Amazon Web Services Battles Oracle With New Database Products

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Amazon.com (NASDAQ: AMZN) is introducing a slew of new features for Amazon Web Services at its annual AWS re:Invent conference, which runs through Friday. The company is far and away the largest cloud infrastructure provider, and constantly adding new features and products is one way it plans to stay ahead of the competition.

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One area that represents a major opportunity for AWS is the database market. Amazon is a small fish in a pond dominated by Oracle (NYSE: ORCL), but it can win market share as an increasing number of enterprises move from on-premise to the cloud. Amazon's database market share was just 2.3% in 2016, according to Gartner, putting it far behind Oracle's dominant 41.6%.

New database products

Amazon announced two major new database products during re:Invent. Amazon Neptune is the company's entry into the managed graph database market. Unlike a relational database, which stores data in rows and columns much like a spreadsheet, a graph database stores data as nodes that can be linked together. This allows complicated hierarchical structures to be stored and retrieved efficiently. One possible application would be a social network, where relationships between users can be modeled as a graph.

The second new database product from Amazon won't be available until early 2018. Amazon Aurora Serverless, based on Amazon's Aurora relational database service, is designed for workloads that are highly variable. With the standard Aurora service, the user pays an hourly rate for a certain configuration as long as the database is running. But this isn't ideal for use cases where database access is intermittent and infrequent. An example might be a daily logging of data.

Aurora Serverless solves this problem by separating the underlying storage from the processing. Computer and memory are paid for by the second, and only when the database is actually being used to read or write data. Storage costs are separate, allowing a user to only pay for storage if the database is not in use.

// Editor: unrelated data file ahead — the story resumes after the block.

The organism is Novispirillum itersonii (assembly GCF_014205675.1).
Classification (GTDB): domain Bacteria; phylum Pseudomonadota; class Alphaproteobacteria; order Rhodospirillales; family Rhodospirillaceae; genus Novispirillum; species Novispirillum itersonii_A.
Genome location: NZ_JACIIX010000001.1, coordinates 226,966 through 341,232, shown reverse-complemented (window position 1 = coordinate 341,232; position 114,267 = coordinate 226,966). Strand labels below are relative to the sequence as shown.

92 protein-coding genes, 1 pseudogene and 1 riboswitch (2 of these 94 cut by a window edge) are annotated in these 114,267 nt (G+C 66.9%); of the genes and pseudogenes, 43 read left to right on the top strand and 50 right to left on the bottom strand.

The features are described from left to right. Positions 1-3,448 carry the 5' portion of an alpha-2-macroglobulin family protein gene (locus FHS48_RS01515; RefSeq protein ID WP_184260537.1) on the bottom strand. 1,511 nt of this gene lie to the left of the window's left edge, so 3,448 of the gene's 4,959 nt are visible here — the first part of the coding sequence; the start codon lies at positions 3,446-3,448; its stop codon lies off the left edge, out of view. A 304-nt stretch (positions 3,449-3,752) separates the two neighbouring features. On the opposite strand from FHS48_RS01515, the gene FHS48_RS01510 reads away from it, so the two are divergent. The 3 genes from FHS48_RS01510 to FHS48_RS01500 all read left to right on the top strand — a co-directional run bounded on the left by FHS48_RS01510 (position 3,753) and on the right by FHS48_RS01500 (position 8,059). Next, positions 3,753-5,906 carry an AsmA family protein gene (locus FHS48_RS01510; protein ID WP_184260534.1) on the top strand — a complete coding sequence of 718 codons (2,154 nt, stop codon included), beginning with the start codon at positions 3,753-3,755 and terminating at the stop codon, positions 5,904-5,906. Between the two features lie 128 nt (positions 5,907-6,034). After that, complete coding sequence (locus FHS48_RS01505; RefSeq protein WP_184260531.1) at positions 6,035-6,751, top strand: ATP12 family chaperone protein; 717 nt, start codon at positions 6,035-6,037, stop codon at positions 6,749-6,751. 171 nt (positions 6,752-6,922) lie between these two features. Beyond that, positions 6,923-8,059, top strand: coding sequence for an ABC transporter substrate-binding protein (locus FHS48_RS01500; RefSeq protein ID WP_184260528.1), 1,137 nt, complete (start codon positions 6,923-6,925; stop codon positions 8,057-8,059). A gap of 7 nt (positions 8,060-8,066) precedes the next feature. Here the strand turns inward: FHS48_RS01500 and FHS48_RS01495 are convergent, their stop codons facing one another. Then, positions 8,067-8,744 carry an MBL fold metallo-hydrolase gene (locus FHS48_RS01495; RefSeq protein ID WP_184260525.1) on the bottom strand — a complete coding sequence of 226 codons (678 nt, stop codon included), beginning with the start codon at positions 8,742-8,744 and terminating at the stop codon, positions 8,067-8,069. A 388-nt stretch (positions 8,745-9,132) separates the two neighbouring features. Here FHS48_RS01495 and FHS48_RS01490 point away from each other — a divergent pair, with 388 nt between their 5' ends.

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There are other managed database products that use a similar pricing model. IBM's Cloudant, a nonrelational database service that stores data as documents rather than rows in a table, charges based on storage and throughput, for example. But there doesn't appear to be anything directly comparable to Aurora Serverless from any of the other major cloud infrastructure providers.

Database price wars

The Aurora Serverless announcement comes about two months after Oracle took a swing at AWS during its OpenWorld conference. Oracle announced the Autonomous Database Cloud, a database service that uses machine learning to automate upgrades, patches, and security updates, all while tuning the database on the fly.

The big news, though, was pricing. The details were left out, but Oracle executive chairman Larry Ellison said that Oracle would guarantee, in writing, that the Oracle autonomous database would cost at most one-half of what Amazon charges for its Redshift database service, which is a data warehousing product. Oracle's autonomous cloud will be available for data warehousing workloads by the end of the year, with other offerings coming later.

Oracle is aiming to not only retain its existing on-premise database customers looking to move to the cloud, but also win over cloud-first customers who would have otherwise chosen AWS or another cloud infrastructure provider. Meanwhile, Amazon is aiming to rip away customers from Oracle and other legacy database providers.

Oracle won't cede its market share without putting up a fight, but that may mean the company won't enjoy the same margins that it's used to as more customers move to its cloud database offerings. Amazon is still a minor database player, but that probably won't be the case indefinitely.

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John Mackey, CEO of Whole Foods Market, an Amazon subsidiary, is a member of The Motley Fool's board of directors. Timothy Green owns shares of IBM. The Motley Fool owns shares of and recommends Amazon. The Motley Fool owns shares of Oracle. The Motley Fool has a disclosure policy.